The Elder Scrolls: Blades was finally opened up to the masses over the weekend, and like most of you reading this I spent a good amount of time playing. Finally, Tamriel has been shrunk down and the Elder Scrolls experience adapted for mobile devices without having to rely on awkward Morrowind ports or Steam Link.
But is this really an Elder Scrolls experience?
Sure, it looks and sounds like the games I spend hundreds of hours exploring over the past several decades, but after running the same quests over and over it became clear that this isn’t what fans had been hoping for. It’s not a bad game — in fact, it’s actually a beautiful and entertaining mobile RPG — it just isn’t befitting of The Elder Scrolls legacy.
Skyrim in a tiny box
My favorite part of The Elder Scrolls games is exploring the enormous world while diving into countless caves and tombs collecting Dwemer artifacts and enchanted items. Having complete control over where I go, what I do, and who I kill is what made the games so attractive. The intricate storylines are great too, but in every playthrough I inevitably spend so much time running around the world doing side quests that I never actually get to the ending.
All of this is missing in Blades. Movement is always restricted, whether you’re putzing around your town or delving deep into a cave or bandit encampment. Want to venture just outside your town? Sorry, gate’s closed. Want to go check out the huts and tents in the bandit encampment? Your character can’t duck through the entrance.
Exploration was my favorite part of Elder Scrolls, and it’s missing in Blades.
What passes for exploration in Blades is the occasional “Secret” area in the story missions. The game is nice enough to let you know how many there are (if any), but aside from OCD there’s no incentive to find them. They almost always contain yet another silver chest, which is even less useful than the hundreds of pounds of dragon bones I used to lug around in Skyrim.
I get it, there are limitations put on mobile devices that force the world to stay small. Still, the options feel so limited that in the end I found myself rushing to the objectives as quick as possible to finish the quest. Given how repetitive the quests and environments are (especially in the never-ending Abyss mode), I never felt like I was going to miss anything interesting or important.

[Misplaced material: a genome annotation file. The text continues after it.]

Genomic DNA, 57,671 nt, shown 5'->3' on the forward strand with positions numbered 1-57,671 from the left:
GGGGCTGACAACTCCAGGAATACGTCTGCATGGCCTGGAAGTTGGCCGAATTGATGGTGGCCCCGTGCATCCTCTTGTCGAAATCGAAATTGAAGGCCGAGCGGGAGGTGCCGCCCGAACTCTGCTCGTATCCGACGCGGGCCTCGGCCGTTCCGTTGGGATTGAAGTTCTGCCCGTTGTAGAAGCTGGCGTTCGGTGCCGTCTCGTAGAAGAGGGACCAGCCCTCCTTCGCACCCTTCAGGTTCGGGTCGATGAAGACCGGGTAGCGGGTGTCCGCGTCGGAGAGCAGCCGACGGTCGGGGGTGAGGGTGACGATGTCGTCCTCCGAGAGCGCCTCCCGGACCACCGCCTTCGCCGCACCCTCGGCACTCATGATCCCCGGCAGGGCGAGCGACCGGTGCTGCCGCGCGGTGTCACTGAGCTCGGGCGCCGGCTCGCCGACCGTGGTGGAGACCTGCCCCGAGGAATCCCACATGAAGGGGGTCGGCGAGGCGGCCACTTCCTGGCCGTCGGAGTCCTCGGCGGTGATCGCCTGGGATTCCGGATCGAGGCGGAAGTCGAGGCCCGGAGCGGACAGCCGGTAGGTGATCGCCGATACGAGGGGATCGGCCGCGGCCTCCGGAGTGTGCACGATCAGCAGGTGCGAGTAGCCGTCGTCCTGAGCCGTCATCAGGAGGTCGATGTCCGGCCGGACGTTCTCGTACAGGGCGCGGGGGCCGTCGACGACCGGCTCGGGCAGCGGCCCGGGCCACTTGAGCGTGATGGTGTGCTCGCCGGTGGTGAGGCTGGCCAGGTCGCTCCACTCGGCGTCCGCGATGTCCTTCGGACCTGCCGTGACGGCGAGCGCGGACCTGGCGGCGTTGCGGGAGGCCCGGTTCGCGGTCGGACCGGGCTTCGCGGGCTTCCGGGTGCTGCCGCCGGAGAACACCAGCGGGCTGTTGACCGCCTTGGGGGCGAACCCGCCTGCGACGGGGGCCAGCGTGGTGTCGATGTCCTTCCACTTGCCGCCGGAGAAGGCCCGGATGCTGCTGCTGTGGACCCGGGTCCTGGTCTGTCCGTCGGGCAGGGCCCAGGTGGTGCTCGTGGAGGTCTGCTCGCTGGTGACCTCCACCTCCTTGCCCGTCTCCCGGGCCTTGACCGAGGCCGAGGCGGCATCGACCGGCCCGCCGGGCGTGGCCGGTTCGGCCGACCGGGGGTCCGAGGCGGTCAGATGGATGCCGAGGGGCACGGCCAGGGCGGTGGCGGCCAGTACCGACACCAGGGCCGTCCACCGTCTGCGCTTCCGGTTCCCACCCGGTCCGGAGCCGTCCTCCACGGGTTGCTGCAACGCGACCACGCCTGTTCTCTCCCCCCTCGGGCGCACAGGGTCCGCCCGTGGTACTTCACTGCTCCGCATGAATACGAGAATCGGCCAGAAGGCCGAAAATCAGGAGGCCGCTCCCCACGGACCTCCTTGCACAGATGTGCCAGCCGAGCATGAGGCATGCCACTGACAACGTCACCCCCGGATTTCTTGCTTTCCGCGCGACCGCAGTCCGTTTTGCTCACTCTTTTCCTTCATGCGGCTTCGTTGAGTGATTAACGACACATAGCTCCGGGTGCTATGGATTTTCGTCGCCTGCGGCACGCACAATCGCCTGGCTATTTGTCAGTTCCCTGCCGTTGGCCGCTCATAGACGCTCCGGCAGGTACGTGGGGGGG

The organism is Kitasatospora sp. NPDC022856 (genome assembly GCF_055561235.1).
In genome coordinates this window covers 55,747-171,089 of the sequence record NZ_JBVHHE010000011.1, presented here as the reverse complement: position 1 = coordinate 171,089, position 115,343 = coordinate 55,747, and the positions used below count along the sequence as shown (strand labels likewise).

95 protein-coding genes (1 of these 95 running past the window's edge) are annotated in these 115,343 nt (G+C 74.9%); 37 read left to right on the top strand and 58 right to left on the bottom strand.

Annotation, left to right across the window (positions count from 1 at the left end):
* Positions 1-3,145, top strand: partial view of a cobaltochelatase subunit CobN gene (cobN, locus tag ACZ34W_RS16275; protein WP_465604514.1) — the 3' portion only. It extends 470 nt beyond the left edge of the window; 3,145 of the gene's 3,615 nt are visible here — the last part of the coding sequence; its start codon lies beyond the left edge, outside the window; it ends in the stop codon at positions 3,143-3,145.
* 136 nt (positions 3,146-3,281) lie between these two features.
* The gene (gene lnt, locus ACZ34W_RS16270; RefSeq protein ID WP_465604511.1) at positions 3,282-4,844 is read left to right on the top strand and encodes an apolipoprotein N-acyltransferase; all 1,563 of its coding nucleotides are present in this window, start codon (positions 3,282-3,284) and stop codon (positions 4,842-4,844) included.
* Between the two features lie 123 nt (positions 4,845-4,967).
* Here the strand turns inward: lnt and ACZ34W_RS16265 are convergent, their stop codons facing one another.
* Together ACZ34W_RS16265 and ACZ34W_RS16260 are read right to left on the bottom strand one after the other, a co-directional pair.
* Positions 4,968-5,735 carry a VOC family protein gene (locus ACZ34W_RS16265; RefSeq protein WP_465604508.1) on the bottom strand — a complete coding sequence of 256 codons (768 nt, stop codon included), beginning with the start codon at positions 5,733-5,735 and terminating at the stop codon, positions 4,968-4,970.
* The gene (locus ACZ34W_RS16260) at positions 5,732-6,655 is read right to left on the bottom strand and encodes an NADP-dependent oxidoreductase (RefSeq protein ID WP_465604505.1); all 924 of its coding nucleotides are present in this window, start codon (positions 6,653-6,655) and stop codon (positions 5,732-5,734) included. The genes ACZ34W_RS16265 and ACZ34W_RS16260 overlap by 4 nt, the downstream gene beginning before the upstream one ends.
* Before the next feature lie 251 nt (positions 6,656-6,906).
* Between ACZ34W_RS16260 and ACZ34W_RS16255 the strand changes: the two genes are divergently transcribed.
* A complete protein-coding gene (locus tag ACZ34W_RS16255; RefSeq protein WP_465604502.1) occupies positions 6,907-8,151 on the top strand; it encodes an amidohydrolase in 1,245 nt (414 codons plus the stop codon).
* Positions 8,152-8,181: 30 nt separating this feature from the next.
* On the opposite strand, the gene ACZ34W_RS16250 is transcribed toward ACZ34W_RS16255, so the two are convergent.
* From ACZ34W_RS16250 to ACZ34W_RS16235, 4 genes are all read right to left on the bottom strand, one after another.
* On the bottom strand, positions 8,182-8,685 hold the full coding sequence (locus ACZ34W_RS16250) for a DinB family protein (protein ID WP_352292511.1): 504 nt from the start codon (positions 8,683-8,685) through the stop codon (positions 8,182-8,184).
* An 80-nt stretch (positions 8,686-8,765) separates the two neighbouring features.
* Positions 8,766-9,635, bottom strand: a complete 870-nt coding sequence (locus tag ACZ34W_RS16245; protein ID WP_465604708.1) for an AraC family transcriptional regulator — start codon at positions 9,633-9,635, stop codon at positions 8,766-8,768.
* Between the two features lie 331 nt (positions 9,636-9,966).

Spending time in town is even worse, since all you can do is rebuild houses and buildings that you can never go into. You can’t even get your own house in the town, despite being its greatest warrior and savior. Maybe that would be a good place to store these useless silver chests that the game keeps throwing at me.
A new low for Elder Scrolls combat
As great as the exploration is in the Elder Scrolls series, combat has always been its weak point. All of the classic games are plagued by clunky and frankly boring fight sequences. My solution of choice was always to sneak around and backstab enemies or take them down from afar with a bow.
Neither of these methods are available in Blades. When an enemy sees you, it locks you into combat until one of you dies. You can cast spells, but your main offensive and defensive options are your sword and shield. Maybe bows will be unlocked in an Elder Scrolls: Bows expansion, but I’m not holding my breath.
My standard playstyle is better suited for Elder Scrolls: Bows rather than Blades.
To make matters worse, progression is directly tied to your gear because you need to defeat enemies in hand-to-hand combat. Eventually you run into trolls that regenerate health faster than you can deal damage. Cheesing fights with alchemy or sneak attacks is off the table, so grinding is the only way forward.
This was never the case in other Elder Scrolls titles. Remember the Morrowind speed running strategy that allowed you to beat the game in three and a half minutes? Blades doesn’t allow for anywhere near that level of creative freedom.
To improve combat Bethesda could take a page out of many of the other action RPGs already on Android. Epic Games’ now-defunct Infinity Blade series or any of the mobile MOBA titles out there would be a good place to start.
Hope for the future
I think there is a lot of promise for an Elder Scrolls mobile game, and to be fair Blades is still in early access. Bethesda is aware of the game’s issues, and a few fixes and new features might just turn the game around. Fixing chests and making combat more engaging would at least make the game worth playing for more than a few hours.
Then again, I haven’t even touched on the game’s mobile trappings, which include massive wait times for everything and a premium currency that allows you to skip just about everything by paying real money. I’ve been playing mobile games for long enough that these aren’t deal-breakers, as long as the game is fun and has enough content to keep me entertained. Others, however, might not be so forgiving.
What do you think about Elder Scrolls: Blades?